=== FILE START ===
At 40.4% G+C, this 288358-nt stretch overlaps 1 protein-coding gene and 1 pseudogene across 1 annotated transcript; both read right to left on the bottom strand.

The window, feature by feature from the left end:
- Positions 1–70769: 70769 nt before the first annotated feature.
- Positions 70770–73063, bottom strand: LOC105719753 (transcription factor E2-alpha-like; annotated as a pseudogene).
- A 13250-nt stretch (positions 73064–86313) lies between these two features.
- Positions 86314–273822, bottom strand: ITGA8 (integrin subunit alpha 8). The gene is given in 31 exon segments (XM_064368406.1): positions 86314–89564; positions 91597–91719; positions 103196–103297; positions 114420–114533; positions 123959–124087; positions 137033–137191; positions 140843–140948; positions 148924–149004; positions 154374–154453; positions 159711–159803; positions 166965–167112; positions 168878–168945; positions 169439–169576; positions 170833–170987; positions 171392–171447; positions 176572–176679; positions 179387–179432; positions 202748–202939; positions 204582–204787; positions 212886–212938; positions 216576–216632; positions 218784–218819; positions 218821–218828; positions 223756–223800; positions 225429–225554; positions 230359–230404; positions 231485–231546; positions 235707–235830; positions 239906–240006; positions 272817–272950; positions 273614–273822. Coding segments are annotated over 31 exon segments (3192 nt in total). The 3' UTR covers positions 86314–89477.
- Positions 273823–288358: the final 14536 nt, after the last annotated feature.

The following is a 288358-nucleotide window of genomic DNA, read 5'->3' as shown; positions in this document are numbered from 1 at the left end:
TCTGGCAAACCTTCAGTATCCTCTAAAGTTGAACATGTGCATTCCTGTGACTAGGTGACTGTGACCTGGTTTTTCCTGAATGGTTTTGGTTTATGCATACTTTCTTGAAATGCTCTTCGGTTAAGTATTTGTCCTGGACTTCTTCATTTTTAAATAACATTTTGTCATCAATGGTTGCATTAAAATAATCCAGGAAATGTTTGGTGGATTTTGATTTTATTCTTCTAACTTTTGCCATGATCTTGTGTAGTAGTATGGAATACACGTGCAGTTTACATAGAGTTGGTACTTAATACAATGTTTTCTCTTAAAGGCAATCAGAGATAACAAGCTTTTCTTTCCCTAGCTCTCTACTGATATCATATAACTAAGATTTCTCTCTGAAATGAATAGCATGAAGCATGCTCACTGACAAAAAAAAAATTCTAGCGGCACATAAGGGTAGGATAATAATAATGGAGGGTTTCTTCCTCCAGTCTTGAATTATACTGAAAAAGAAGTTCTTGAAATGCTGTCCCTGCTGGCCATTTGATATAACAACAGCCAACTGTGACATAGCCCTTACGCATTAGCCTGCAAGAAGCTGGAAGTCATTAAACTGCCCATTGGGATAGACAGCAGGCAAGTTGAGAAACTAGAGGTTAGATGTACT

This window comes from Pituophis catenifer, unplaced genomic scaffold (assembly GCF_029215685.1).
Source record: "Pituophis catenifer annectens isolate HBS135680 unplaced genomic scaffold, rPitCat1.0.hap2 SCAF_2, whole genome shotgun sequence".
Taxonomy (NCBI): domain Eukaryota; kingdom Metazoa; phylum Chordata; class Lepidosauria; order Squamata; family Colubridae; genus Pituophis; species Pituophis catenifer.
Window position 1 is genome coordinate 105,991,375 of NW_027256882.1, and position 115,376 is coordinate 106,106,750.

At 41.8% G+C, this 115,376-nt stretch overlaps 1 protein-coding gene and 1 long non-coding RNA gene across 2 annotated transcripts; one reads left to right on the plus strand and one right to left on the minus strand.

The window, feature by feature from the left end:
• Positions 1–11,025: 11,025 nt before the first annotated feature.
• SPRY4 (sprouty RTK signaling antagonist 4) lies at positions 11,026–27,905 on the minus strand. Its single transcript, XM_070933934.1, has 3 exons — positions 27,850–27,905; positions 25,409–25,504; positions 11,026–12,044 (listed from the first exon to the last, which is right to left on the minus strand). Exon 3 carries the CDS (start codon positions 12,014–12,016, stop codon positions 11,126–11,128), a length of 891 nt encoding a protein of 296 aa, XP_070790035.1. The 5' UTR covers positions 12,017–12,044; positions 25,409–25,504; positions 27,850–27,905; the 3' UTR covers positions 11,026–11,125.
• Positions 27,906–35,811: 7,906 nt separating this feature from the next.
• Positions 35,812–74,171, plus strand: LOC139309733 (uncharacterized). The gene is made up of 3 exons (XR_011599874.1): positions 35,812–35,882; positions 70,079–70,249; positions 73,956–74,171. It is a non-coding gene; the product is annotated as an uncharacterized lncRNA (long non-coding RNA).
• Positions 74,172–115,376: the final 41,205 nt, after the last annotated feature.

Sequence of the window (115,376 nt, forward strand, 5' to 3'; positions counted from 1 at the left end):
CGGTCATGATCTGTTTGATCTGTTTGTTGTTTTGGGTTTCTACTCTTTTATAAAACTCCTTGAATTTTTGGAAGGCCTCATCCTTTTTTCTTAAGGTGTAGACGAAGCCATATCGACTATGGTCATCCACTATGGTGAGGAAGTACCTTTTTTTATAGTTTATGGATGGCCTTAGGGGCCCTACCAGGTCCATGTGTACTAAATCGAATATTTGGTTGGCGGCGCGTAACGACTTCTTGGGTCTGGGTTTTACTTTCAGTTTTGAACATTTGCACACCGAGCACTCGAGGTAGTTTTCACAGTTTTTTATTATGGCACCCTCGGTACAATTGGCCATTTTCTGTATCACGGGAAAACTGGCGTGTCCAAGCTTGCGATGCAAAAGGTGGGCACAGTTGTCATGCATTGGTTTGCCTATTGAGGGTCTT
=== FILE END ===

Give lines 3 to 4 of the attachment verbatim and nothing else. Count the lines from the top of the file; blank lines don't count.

- Positions 1–70769: 70769 nt before the first annotated feature.
- Positions 70770–73063, bottom strand: LOC105719753 (transcription factor E2-alpha-like; annotated as a pseudogene).